Whole Woman’s Health and Whole Woman’s Health Alliance are part of the coalition of more than 20 clinics, abortion funds, and support services that are suing state officials to keep SB 8 from going into effect on September 1. The group filed the legal challenge last Tuesday, with the help of the Center for Reproductive Rights, Planned Parenthood, and the American Civil Liberties Union.

SB 8 not only bans abortion as early as six weeks but also grants citizens the power to literally sue anyone who helps someone access an abortion—and rewards them $10,000 for doing so. It means anyone—from a rideshare driver who drives a patient to an abortion clinic, a spiritual leader who guides someone in their abortion decision, or a family member who helps a pregnant person pay for it—could face a lawsuit. The bill allows anti-choice activists, family members, and abusers who don’t agree with a patient’s decision to sue the abortion provider if they find out.

Hagstrom Miller said around 85 percent to 90 percent of her clinics’ patients access an abortion after six weeks’ gestation, and that’s because many people don’t know they’re pregnant before that point.

“This law creates an impossible timeline for people to learn they may be pregnant and quickly decide if having an abortion is what is best for them and their futures,” Hagstrom Miller said.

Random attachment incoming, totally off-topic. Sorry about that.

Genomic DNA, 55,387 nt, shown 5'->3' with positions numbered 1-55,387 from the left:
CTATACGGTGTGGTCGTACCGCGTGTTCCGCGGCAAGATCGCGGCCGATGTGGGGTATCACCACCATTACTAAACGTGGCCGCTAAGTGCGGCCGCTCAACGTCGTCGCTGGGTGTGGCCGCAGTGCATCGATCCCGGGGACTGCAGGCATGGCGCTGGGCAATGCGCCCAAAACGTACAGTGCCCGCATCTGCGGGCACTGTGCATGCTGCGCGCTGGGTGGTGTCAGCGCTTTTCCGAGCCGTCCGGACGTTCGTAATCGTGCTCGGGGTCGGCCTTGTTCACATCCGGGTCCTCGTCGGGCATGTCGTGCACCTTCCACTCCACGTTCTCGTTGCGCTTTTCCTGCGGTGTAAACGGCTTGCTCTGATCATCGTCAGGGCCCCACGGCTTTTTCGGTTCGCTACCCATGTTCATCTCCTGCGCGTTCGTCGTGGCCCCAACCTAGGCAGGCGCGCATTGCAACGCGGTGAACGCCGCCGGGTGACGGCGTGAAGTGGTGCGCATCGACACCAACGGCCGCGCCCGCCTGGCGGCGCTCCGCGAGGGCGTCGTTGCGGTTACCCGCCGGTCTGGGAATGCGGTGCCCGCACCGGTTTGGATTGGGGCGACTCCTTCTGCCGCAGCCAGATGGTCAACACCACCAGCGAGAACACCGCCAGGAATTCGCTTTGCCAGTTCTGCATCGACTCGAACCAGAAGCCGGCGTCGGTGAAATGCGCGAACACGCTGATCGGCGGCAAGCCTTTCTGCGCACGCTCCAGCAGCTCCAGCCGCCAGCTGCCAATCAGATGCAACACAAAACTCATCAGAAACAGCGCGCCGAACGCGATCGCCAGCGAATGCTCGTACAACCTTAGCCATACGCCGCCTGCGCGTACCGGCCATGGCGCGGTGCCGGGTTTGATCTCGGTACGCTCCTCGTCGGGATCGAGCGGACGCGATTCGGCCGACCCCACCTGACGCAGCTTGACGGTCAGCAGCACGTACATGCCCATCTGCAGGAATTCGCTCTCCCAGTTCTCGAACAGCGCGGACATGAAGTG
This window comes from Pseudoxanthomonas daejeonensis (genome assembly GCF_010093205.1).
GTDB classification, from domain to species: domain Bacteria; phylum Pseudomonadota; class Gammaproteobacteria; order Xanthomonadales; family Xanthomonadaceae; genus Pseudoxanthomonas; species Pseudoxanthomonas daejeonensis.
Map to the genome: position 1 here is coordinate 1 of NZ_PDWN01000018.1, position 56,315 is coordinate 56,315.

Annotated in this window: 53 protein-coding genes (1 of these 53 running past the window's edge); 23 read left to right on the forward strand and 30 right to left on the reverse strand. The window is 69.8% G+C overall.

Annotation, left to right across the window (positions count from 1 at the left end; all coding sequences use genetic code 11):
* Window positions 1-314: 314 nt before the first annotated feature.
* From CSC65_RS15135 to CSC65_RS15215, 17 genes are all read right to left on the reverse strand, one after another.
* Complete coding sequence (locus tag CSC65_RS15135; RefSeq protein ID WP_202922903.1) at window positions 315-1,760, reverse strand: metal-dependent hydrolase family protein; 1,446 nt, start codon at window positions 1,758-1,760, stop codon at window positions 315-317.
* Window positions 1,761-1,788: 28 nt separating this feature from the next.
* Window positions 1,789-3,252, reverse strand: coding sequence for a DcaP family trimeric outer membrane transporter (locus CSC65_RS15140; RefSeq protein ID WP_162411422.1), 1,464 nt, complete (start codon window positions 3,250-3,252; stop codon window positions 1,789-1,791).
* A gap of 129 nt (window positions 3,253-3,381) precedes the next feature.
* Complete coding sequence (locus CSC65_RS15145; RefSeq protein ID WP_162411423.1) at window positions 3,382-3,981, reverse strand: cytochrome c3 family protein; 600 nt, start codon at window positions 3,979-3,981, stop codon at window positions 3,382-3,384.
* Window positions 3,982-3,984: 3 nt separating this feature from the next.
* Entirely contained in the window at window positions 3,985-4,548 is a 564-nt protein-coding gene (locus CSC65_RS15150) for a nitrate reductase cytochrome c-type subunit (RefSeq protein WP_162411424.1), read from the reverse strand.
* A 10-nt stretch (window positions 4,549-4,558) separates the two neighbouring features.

“Frankly, our current staff are terrified. If this law comes to pass and private citizens are emboldened to sue, they may be sued for providing a moral good to their community. That is why we are taking the lead in fighting this law. Because to us, access to quality, compassionate abortion care matters and we know that is what Texans deserve.”

The passage of SB 8 comes during a record-breaking year for abortion restrictions. In the first half of 2021 alone, states enacted more than 90 restrictions, the most anti-choice legislation since Roe v. Wade made abortion a constitutional right in 1973. In Texas, SB 8 comes on the heels of a total abortion ban that was voted into place by residents of Lubbock—now the biggest city in the country to try to ban abortion in its city limits (a lawsuit to block the ordinance was dismissed last month)—and, similar to SB 8, would allow anyone to sue a provider.

These laws have led to the same confusion and misinformation as other extreme anti-choice legislation, like 2013’s HB 2, which closed over half of Texas’ abortion clinics, and 2019’s HB 896, which would have banned abortion upon conception and made it a crime punishable by imprisonment or death. (HB 896 never made it out of legislative committee, but people seeking abortions still feared its consequences).

The outlook in Texas